A Financial Industry Regulatory Authority (FINRA) panel said that Stifel, Nicolaus & Co. (“Stifel”) must pay June and Perry Burns over $100K for losses they sustained from Puerto Rico bonds and oil and gas investments. The Burns are in their eighties and they invested a “substantial” amount of their life savings with Stifel.
In their Puerto Rico bond fraud arbitration claim, the couple accused Stifel of negligence, unauthorized trading, and unsuitable investments, among other violations. For that portion of their case, the FINRA panel awarded the Burns $79,709, which was everything they lost, and also fees and interest. Despite the ruling, Stifel, in its own filings, continues to deny the couple’s allegations. The broker-dealer tried to have the case thrown out and removed from its FINRA records.
Senior Investors Sustained Losses From Investing in Puerto Rico Bonds
Unfortunately, the Burns are not the only senior investors whose retirement savings were seriously harmed because brokerage firms and their brokers recommended that retirees invest in Puerto Rico bonds and Puerto Rico bond funds even though these securities were too risky for their portfolios and/or not aligned with their investment objectives. For the past few years, our senior financial fraud lawyers at Shepherd Smith Edwards and Kantas have been working with older investors in the US mainland and the island of Puerto Rico to help them get their lost investments back. Aside from Stifel, other brokerage firms are accused of inappropriately recommending Puerto Rico bonds and close-end bond funds to investors, including UBS Puerto Rico (UBS-PR), Santander Securities (SAN), Banco Popular, Merrill Lynch, Morgan Stanley (MS) and others.
Meantime, Puerto Rico continues to struggle to repay its over $70 billion of debt as creditors wait impatiently. This week, the federal oversight board approved a fiscal plan. The island’s governor should be able to begin negotiations with these creditors.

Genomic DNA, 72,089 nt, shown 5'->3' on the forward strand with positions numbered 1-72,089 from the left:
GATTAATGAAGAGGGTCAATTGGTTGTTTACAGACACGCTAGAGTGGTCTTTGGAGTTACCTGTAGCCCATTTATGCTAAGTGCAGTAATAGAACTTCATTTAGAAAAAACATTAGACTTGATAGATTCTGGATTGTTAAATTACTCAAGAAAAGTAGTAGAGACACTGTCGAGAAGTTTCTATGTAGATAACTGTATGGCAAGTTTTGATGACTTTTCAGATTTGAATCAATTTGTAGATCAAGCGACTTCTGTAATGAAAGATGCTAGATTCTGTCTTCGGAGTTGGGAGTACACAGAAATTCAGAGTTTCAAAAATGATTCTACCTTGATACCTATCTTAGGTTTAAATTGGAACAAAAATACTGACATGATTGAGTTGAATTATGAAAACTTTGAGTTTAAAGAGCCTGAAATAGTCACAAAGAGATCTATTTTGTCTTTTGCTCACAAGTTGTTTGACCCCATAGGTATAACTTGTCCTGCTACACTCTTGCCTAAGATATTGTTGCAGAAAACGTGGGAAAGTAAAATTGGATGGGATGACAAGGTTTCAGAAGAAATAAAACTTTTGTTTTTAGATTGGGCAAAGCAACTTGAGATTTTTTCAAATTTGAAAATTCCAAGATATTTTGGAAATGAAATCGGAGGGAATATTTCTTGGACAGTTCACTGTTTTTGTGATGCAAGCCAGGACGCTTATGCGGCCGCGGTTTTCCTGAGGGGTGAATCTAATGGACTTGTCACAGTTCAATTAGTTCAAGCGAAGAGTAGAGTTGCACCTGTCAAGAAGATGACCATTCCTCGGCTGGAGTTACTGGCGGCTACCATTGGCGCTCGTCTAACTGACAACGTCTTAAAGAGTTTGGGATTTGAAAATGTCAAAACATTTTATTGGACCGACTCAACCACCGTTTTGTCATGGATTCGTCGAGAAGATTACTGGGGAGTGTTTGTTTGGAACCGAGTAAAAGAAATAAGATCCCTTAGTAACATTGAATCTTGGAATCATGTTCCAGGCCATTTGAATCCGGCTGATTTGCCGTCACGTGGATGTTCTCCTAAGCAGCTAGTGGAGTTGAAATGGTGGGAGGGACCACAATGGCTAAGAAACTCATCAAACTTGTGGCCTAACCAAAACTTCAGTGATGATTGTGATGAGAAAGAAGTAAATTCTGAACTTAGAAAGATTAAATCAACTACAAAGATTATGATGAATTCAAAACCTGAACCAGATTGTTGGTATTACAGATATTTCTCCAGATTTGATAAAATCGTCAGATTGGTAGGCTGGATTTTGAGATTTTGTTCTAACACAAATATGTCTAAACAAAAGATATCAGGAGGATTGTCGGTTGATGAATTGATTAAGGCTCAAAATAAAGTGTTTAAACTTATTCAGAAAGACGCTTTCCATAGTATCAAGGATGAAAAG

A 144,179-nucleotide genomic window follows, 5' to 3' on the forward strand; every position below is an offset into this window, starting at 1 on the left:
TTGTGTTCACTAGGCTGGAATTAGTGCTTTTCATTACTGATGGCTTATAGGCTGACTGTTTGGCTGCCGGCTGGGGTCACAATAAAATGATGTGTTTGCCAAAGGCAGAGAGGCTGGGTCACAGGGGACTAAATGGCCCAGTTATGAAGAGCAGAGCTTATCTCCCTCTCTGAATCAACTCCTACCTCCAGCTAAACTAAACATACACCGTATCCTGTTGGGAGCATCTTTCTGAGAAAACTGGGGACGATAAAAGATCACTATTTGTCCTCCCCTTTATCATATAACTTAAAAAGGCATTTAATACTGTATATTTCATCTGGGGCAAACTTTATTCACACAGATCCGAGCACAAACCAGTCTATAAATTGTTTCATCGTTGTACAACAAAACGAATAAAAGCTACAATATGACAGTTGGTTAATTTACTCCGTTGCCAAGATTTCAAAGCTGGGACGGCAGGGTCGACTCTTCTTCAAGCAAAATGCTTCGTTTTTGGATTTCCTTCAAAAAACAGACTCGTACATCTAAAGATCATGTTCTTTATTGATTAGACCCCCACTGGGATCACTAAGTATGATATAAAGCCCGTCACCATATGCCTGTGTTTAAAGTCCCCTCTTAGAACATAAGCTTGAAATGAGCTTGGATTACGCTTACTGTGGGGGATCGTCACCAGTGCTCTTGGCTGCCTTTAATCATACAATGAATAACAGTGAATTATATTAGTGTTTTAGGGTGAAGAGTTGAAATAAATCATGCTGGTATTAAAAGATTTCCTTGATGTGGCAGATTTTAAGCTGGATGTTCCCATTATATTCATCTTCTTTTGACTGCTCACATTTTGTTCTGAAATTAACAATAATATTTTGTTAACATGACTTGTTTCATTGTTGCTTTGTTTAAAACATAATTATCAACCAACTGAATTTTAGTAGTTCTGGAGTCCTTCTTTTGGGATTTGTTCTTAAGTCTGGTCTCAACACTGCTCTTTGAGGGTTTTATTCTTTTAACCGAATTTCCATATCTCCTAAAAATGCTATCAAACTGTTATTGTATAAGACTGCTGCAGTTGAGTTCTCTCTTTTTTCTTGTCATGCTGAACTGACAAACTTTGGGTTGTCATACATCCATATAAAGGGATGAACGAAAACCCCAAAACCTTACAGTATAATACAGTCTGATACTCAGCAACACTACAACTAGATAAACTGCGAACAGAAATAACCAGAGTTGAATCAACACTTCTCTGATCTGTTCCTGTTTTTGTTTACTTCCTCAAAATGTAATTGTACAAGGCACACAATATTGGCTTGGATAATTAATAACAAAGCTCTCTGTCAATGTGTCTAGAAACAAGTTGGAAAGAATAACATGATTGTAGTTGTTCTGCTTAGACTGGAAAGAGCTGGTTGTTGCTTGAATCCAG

Unfortunately, as part of the plan, Puerto Rico Governor Ricardo Rosselló had to approve what could potentially be tough spending cuts that may leave the island with less money for paying back bondholders. Also under the approved plan, about $800 million in primarily surplus funds is projected to be available yearly to service debt over the next decade.
Oppenheimer Funds Inc. and Franklin Advisers, the two biggest holders of Puerto Rico bonds, had asked that certification of the plan be delayed for further scrutiny but the board went ahead and approved the plan ahead of the March 15 deadline. The Puerto Rico government has until May 1, 2017 to arrive at a settlement with bondholders. Negotiations between the island and bondholders were frozen until Rosselló presented the board approved-plan.
At Shepherd Smith Edwards and Kantas, LTD LLP, our securities lawyers are also representing small business owners, other retail investors, as well as investors who invested indirectly in Puerto Rico bonds through hedge funds and mutual funds in the US. Ask us for your free case consultation today. Hablames Espanol and our securities fraud law firm has a presence in both Puerto Rico and the mainland.
Stifel to repay $100K to elderly couple who bet life savings on risky investments, OnWallStreet, February 16, 2017
Puerto Rico oversight board approves revised government turnaround plan, Reuters, March 13, 2017